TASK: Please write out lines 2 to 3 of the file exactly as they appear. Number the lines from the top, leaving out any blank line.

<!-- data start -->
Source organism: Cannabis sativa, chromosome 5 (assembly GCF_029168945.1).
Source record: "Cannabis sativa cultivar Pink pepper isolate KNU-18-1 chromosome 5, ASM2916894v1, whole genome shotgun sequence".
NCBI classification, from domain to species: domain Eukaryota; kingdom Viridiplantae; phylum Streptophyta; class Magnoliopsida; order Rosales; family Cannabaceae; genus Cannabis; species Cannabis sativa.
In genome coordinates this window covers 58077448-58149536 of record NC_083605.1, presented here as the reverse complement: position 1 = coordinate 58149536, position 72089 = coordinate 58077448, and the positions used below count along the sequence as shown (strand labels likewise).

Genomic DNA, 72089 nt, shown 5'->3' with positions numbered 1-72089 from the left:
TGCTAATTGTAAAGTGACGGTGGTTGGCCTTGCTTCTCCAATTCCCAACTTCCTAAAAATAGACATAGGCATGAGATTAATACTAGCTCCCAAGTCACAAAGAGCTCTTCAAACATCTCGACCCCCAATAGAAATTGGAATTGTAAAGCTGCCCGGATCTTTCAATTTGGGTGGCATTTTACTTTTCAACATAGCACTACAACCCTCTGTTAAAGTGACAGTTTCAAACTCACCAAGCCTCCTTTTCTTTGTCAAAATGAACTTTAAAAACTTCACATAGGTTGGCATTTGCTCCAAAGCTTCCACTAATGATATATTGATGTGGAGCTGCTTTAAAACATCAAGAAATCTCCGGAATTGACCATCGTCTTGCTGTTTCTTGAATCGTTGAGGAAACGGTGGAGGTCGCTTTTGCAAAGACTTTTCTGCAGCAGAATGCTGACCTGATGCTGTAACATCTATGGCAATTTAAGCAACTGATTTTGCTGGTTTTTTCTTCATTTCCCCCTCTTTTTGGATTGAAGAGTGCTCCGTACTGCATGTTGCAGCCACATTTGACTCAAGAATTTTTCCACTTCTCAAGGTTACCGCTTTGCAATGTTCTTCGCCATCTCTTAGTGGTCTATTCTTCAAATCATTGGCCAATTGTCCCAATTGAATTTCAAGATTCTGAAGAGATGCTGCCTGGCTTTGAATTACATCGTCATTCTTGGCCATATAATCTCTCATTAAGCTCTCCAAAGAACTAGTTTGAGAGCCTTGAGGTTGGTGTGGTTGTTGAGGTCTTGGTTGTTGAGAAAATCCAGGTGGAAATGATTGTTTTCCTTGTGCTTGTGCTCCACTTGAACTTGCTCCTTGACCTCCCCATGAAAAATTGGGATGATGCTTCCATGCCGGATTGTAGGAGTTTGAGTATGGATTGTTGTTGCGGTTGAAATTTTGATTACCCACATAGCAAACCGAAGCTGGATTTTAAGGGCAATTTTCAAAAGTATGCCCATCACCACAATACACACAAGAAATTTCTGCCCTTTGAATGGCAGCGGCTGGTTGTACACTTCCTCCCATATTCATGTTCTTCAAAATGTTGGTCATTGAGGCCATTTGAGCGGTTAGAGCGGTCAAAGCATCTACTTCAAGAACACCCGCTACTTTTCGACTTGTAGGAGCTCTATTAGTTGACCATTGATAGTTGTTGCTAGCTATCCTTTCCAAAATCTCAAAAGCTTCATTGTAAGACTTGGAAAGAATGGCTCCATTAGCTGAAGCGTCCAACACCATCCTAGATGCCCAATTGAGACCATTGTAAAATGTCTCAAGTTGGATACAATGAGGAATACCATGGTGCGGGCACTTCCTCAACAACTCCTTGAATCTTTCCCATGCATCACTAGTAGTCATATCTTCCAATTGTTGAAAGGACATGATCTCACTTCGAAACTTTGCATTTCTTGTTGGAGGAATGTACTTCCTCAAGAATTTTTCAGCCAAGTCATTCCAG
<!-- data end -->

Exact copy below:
Source record: "Cannabis sativa cultivar Pink pepper isolate KNU-18-1 chromosome 5, ASM2916894v1, whole genome shotgun sequence".
NCBI classification, from domain to species: domain Eukaryota; kingdom Viridiplantae; phylum Streptophyta; class Magnoliopsida; order Rosales; family Cannabaceae; genus Cannabis; species Cannabis sativa.